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U.S Treasuries Are Now "Spread" Product

Time was (not so long ago), when the yield to maturity on U.S. Treasuries was the so-called "risk free" rate. that is to say that it was lowest interest rate on dollar denominated securities with no risk of default.

That all changed earlier this week, when Treasury spreads went "wide of" (higher than) those of Berkshire Hathaway bonds of similar maturity. Although not "risk free," those of Berkhire Hathaway are now the "minimum risk" dollar-denominated instruments. Relative to Berkshire Hathaway, U.S. Treasuries are now (positive) "spread" products.

That stands to reason. First of all American debt levels are at all time highs in absolute amounts, and near all time highs in ratios to GDP, etc. Second, the U.S. Treasury effectively stands behind not only its own debt, but the "subprime" paper of Fannie Mae, Freddie Mac, and major banks under the TARP program. If you mix in such securities with "risk free" paper, then the "blended" paper carries some risk.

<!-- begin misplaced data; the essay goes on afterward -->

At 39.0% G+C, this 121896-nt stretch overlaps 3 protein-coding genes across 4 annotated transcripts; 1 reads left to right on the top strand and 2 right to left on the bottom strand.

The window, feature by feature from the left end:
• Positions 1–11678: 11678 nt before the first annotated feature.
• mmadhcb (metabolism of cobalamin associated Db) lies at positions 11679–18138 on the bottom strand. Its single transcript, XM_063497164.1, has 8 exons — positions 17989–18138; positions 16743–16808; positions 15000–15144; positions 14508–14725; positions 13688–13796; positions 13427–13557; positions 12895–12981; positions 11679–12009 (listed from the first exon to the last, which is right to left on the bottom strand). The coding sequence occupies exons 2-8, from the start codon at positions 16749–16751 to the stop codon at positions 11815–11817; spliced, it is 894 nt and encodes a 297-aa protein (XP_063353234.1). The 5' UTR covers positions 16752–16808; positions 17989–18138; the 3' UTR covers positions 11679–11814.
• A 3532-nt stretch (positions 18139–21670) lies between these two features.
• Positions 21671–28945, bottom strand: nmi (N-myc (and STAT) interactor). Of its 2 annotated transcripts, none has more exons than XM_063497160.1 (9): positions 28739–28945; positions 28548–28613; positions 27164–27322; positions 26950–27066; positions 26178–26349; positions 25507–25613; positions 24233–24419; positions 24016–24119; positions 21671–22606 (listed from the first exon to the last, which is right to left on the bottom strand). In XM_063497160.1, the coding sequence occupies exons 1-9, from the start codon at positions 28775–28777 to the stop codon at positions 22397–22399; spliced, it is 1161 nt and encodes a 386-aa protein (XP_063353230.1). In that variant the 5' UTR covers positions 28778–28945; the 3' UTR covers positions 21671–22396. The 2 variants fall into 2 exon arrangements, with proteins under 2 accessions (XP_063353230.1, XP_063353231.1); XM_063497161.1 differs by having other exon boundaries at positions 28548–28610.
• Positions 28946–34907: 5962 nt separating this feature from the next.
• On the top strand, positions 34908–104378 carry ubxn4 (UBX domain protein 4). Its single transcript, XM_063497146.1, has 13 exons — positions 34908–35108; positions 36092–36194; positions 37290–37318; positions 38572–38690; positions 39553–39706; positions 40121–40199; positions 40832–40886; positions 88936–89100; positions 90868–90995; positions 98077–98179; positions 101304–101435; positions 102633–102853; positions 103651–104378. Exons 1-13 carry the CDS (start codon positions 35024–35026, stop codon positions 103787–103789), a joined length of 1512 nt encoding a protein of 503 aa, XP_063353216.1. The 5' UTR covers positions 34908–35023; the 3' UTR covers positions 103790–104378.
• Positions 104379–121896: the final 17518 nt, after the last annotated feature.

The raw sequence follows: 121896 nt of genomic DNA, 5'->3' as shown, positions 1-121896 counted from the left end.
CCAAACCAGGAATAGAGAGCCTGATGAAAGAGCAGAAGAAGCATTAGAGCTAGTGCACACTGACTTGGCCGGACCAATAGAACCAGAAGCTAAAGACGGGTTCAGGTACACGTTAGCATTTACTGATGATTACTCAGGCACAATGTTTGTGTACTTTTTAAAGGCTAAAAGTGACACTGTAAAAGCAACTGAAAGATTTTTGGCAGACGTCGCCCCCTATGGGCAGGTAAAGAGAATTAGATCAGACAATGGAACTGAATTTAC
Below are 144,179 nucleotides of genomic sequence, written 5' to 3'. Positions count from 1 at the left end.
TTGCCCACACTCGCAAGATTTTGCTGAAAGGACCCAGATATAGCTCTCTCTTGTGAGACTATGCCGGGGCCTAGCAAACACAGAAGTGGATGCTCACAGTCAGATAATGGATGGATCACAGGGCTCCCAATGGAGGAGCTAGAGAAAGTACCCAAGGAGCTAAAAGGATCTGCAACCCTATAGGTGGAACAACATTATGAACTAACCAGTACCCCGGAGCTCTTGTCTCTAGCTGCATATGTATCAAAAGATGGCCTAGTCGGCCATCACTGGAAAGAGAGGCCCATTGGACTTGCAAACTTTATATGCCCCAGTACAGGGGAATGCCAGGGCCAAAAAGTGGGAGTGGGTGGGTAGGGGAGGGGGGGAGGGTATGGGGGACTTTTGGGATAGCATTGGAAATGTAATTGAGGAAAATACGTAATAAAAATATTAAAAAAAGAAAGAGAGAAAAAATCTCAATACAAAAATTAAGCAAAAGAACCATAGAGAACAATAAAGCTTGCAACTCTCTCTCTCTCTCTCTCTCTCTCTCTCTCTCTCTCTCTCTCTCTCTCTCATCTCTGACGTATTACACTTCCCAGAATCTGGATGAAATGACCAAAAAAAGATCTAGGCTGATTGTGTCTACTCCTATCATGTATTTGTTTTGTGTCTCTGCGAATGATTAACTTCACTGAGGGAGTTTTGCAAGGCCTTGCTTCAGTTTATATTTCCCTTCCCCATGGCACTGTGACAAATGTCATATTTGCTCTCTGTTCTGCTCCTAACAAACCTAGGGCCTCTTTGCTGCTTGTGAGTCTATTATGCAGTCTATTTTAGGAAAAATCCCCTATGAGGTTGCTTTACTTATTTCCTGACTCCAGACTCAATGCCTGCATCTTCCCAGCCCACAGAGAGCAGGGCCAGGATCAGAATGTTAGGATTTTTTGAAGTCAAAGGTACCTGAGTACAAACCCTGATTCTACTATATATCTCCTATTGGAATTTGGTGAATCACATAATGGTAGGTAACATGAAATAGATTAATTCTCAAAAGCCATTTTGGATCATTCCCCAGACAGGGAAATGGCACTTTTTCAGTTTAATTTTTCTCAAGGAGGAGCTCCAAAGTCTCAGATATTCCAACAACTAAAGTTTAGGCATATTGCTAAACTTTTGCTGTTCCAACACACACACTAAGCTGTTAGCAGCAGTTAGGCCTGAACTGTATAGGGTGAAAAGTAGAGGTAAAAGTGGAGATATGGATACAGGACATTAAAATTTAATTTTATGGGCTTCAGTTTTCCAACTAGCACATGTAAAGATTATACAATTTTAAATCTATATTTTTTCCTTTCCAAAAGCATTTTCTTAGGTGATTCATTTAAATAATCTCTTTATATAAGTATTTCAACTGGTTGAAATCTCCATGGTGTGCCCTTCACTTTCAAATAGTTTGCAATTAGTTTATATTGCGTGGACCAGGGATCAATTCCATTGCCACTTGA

It's true that the United States has the power to tax, and Berkshire doesn't. But the United States also has a greater potential to LOSE MONEY than Berkshire.

There is a saying in investments and gambling games: "What you don't lose, you don't have to make back." The comparable saying in politics would be: "What you don't lose, you don't have to TAX back."

Long BRK/A